Based on the real adventures of the Stangle brothers, MIKE AND DAVE NEED WEDDING DATES is a raunchy romp that is fearless in how it skirts the shoals of sleaze before it wades right in. When it does, though, it’s with an amiable nature governing the hijinks and more than a few moments that are laugh-out-loud funny as fraternal ties and true friendship are celebrated with a genuine sincerity.
The eponymous brothers Mike (Adam Devine) and Dave (Zac Efron) are basically decent, but excitable, human beings who have a tendency to ruin family gatherings with their outsized and inappropriate sense of partying. Perhaps it’s that love of partying that led to them going into the wholesale liquor business together. With the destination wedding of their beloved younger sister Jeanie (Stephanie Beard) to the sweet but stuffy Eric (Sam Richardson) coming up, a family intervention occurs. Dad (Stephen Root), Mom (Stephanie Faracy) and the betrothed sit down with the brothers, show them a highlight reel of their history of destructive conviviality, and deliver an ultimatum. That would be to bring dates to the Hawaiian wedding, and not just any dates. They are tasked with finding nice girls that the family hopes will keep Mike and Dave in check.
It’s not to be.
Sure, they’re basically decent guys, and they want to make their sister happy, but, true to their knack for egging each other on to questionable ideas, they decide to go the Craig’s list route. The ad goes viral, and when one thing inevitably leads to another, those things lead to Alice (Anna Kendrick) and Tatiana (Aubrey Plaza), two newly unemployed waitresses with a weakness for partying hard that rivals that of Mike and Dave. They also need for some quality time in paradise to recover from the steaming mess that is their lives. Being clever ladies, well, clever-ish, they don’t let the “nice” part of the date requirements get in the way. They boldly, if impetuously, reinvent themselves, plot a meet-cute scenario, and soon the quartet are in Hawaii getting up to those hijinks I mentioned before. Those include the girls finding it increasingly difficult to maintain their cover, and the boys falling for the women that they are pretending to be, and a masseuse (Kunil Nanjiani) with a determined if unconventional way of manipulating chi.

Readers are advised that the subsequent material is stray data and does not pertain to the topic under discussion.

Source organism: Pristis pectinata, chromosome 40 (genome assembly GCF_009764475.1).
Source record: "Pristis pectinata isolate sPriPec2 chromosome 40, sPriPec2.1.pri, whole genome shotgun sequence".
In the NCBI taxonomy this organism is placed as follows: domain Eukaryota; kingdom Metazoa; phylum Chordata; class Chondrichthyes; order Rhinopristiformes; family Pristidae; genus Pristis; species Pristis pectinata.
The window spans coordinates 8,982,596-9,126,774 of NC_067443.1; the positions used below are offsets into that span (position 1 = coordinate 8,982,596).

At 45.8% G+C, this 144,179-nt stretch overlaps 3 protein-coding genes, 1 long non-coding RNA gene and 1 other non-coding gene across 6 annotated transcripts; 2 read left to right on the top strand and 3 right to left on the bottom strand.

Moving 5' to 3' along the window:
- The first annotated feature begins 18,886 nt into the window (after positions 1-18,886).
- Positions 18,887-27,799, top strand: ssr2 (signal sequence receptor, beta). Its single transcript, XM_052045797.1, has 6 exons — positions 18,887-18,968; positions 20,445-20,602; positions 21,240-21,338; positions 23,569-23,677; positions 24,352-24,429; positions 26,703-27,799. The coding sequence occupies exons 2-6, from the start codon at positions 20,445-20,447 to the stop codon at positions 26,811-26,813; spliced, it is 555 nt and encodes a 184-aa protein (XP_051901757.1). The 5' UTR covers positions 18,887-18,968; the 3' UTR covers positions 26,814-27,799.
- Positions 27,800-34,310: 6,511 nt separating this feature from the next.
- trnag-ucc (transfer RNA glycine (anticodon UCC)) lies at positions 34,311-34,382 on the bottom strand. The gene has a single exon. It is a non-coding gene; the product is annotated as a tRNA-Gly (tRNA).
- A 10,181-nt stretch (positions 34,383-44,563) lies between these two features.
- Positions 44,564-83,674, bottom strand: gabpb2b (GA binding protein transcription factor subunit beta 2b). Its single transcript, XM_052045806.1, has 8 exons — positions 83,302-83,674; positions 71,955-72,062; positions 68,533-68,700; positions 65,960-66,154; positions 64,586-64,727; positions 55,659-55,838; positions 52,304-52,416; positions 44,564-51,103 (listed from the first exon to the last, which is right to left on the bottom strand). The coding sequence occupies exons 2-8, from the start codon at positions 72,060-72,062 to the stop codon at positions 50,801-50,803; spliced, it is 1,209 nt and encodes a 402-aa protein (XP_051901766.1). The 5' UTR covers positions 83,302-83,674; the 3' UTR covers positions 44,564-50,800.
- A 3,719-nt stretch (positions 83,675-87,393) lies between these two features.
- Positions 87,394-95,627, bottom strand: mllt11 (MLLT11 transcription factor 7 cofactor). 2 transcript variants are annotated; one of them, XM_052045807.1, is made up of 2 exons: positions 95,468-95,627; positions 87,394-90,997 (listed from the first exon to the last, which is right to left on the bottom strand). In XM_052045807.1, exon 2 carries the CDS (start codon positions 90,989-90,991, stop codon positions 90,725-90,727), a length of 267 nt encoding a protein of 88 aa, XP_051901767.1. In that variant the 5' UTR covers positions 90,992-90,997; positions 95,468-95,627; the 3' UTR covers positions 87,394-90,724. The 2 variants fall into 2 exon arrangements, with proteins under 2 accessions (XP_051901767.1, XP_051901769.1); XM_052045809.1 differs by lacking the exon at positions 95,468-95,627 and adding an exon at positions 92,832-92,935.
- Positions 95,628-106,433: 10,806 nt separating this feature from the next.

Devine and Efron effortlessly radiate the requisite nice guy vibe, they even evoke an oddly counter-intuitive wholesomeness, both of which are necessary for any of this to work. Doltish they may be, but selfless, too, when it counts, with an unexpected wide-eyed innocence that is irresistible. If Devine is almost too nice for his own good when Mike is dealing with the deadly and deadpan machinations of Plaza’s Tatiana, making you want to run in and rescue him before he is eaten alive, Efron and Kendrick are a sweeter pairing, even when the film hits a dead spot by abandoning its frenetic pacing with a complete change in tone from farce to middling rom-com as the two make a genuine love connection.
Some jokes work. The guy’s endless variations reacting with horror to the results of the bride-to-be’s run-in with an ATV is terrific; Kendrick wearing a horse for perfectly sound reasons has a whimsical insouciance. Others, and they’re not the best ones, go on too long. It’s as though all involved are trying to pummel us into submission about the quality of the putative comedy. There’s also the problem of predictability. You can pretty much map out the plot points after the first 20 minutes or so, and then sit back to mentally tick them off as they go by with their stock characters like the control-freak of a maid-of-honor (Chloe Bridges) and the sexually omnivorous, not to mention voracious, cousin (Alice Wetterlund) who is Mike’s mouthy nemesis. And, most egregious, a trip to a site used as a movie location come off as exactly what it is, free advertising for the actual tourist excursion.
What we learn from MIKE AND DAVE NEED WEDDING DATES is that sudden shifts in mood are anathema to a comedy of this sort, but we also learn that handy equines will do in a pinch when clothes have been impulsively tossed aside. As a light summer comedy, this will do nicely as a sly backhanded salute to family values with, like the guys themselves, has more than a few boundary issues.